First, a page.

Publishing a book

Three ways to publish a completed manuscript.

1. Traditional publishing

Go through the publisher website for the manuscript submission rules and details about the genres they are looking for. If the publisher accepts unsolicited manuscripts, you can submit it as per their submission rules.
If they accept only solicited submissions, then you would need to find a literary agent who would be interested in representing your manuscript.

Go through the literary agency’s website to understand their submission process and their genres of interest, to help identify a literary agent to send your manuscript to. The literary agent will revert if interested in your manuscript. This can be a time-consuming process and there are no guarantees that your manuscript will satisfy the literary agent’s or the publisher’s selection criteria.

Generally the first three chapters and a synopsis along with cover letter need to be submitted and only on further request the rest of the chapters. The selection criteria might span multiple factors that are used to gauge the market potential of a manuscript, with each factor carrying a different weightage – genre and sub-genre, market trend, book length, series vs standalone, marketability, writing style, plot, uniqueness of voice, author profile, author’s existing brand, social media standing and more. The manuscript will be evaluated if it makes past the slush pile. Can take anywhere from some weeks to several months. If the manuscript is accepted and you sign a publishing contract, it might take another few months or more for the book to be published.
The publisher owns the risk of running the manuscript through the publishing life cycle to produce the completed book and make it available for purchase online and in brick&mortar stores via distribution channels. The royalty to the author might range from around 4% to 15% of the net sale price of the book. The rest of it goes towards distribution channel discount, paying the publishing team consisting of editor, proofreaders, typesetter, book designer, cover designer, illustrator if applicable, marketing, promotion of book, printing cost and publisher profit.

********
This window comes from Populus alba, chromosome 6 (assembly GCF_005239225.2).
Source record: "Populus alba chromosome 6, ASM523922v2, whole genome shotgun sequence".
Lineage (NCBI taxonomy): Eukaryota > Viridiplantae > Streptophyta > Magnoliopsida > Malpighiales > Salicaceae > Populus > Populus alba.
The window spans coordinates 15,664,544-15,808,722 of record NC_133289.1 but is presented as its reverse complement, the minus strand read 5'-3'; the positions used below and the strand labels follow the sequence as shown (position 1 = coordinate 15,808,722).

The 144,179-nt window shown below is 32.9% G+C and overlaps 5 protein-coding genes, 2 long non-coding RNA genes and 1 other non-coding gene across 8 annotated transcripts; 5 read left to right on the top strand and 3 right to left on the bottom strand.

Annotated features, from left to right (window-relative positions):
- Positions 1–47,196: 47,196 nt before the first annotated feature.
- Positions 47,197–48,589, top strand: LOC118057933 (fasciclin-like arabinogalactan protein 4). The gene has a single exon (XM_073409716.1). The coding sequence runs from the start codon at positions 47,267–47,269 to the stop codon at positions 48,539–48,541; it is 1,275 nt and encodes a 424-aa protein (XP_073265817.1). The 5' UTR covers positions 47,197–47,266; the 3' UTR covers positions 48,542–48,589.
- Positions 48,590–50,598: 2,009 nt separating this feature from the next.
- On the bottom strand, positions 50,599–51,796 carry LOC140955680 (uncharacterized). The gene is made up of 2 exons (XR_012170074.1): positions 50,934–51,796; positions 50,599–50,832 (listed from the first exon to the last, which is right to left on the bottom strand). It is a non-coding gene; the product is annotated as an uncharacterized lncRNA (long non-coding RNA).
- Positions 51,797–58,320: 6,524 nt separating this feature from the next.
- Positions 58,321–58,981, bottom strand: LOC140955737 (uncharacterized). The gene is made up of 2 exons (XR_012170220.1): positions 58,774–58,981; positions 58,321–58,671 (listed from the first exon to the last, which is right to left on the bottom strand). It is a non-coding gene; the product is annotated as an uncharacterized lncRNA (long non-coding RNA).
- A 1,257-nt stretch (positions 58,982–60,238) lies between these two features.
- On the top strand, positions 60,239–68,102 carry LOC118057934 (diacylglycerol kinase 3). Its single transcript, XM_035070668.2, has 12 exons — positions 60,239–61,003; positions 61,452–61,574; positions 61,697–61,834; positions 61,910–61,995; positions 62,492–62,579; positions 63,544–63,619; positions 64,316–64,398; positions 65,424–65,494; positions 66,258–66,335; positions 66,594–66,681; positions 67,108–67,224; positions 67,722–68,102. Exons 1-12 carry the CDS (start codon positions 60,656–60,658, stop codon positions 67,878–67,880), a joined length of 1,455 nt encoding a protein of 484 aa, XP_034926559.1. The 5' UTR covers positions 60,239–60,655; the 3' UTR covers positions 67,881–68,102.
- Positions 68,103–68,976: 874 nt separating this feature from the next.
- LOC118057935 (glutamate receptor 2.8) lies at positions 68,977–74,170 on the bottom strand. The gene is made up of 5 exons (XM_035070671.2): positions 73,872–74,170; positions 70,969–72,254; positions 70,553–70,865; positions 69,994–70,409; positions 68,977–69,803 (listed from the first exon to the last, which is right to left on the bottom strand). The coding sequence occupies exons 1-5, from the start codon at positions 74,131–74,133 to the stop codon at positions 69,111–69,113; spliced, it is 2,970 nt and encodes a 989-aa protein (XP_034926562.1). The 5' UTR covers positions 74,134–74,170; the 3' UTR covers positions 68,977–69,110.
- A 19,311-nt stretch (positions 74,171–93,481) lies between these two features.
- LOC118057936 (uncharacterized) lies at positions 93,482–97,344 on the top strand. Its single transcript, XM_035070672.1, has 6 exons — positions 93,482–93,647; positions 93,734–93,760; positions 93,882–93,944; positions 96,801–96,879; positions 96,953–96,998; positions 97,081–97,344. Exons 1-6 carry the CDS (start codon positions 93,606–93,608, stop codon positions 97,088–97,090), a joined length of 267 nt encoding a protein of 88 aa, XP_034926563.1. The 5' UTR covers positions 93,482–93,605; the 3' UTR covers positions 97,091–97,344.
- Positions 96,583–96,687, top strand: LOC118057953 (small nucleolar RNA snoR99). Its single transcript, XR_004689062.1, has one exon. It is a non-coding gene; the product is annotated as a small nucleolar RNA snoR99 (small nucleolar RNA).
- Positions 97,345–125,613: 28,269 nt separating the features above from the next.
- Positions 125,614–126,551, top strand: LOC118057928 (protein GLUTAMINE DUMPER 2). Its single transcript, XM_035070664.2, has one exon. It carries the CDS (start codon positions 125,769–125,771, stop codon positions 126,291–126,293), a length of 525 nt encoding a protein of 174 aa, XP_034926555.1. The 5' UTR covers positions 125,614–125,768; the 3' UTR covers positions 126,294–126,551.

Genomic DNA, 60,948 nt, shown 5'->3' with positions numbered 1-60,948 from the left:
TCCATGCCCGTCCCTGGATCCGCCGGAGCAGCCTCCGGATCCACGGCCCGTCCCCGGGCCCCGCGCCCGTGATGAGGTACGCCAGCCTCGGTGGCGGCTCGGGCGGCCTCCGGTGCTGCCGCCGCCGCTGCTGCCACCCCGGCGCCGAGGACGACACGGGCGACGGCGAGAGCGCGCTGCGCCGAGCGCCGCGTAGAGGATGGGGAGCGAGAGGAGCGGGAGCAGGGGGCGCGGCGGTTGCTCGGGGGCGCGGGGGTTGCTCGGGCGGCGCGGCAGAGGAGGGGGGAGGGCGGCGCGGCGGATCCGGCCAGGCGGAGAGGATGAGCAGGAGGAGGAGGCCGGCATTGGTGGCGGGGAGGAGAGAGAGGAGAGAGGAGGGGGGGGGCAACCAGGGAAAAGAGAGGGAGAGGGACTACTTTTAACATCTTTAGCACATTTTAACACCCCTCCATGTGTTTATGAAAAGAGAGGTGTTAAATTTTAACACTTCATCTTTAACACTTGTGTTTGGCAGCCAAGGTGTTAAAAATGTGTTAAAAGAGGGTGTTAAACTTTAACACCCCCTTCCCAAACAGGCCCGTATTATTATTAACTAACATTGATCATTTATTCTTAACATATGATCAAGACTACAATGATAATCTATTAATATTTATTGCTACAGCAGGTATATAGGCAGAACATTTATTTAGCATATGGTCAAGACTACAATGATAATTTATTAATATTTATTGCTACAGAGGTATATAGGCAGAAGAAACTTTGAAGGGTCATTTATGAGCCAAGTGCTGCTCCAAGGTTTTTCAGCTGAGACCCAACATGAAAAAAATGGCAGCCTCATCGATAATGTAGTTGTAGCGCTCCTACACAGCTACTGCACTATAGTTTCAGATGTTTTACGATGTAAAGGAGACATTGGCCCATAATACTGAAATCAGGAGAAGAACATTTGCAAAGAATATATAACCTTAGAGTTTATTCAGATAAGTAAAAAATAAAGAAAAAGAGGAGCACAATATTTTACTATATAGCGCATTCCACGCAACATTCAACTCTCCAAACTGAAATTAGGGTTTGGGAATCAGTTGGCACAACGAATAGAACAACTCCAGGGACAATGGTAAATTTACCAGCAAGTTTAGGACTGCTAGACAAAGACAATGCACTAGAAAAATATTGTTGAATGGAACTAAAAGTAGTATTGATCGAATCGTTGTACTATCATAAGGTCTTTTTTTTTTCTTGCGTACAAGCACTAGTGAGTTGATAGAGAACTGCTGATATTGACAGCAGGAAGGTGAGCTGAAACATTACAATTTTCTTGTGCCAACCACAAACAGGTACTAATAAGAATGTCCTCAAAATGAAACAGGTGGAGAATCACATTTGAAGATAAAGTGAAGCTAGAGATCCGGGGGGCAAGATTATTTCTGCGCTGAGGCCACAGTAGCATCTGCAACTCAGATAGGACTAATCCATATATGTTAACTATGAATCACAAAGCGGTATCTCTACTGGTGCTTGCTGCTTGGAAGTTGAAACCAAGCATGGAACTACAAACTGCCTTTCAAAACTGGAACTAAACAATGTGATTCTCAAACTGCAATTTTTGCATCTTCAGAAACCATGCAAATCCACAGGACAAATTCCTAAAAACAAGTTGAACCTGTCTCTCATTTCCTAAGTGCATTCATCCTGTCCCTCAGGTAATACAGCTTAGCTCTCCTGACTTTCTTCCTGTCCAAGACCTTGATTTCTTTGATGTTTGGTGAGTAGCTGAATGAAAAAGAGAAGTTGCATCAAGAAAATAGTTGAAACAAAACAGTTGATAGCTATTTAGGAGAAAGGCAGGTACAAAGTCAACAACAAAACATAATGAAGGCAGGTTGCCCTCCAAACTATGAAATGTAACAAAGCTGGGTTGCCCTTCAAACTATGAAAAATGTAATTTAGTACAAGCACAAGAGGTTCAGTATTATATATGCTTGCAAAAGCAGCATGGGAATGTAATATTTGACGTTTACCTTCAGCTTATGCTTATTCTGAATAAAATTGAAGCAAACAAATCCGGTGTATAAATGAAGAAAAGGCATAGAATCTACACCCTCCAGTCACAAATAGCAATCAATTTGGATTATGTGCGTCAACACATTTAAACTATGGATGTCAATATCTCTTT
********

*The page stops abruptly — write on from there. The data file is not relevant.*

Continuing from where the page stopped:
2. Assisted self-publishing

Here you submit your raw manuscript to a vanity publisher and pay the publisher to take it through the entire gamut of the publishing life cycle. You own the risk of investment.

3. Independent Self-publishing

You wear a publisher’s hat to independently publish your book and it is a full-fledged entrepreneurial venture. Important to retain objectivity and subjecting your manuscript to keen scrutiny prior to deciding to move forward with publishing or to hold off.

You can evaluate your manuscript for readability and do your market research and develop a checklist to help assess the market potential of your manuscript. This activity can be outsourced. Deciding to go ahead with publishing will involve hiring services of copy editor, development editor, proof reader, book designers, others, to transform the manuscript to a publish-ready book. Then printing services followed by negotiating, interacting, signing-up with distribution channels to make your book available online and in physical book stores. Hiring services for book promotion, marketing, branding.

You own the risk of investment in time, effort, cost and would need to balance creativity with business acumen and entrepreneurial spirit.

For more details on the independent self-publishing experience, checkout the below post –

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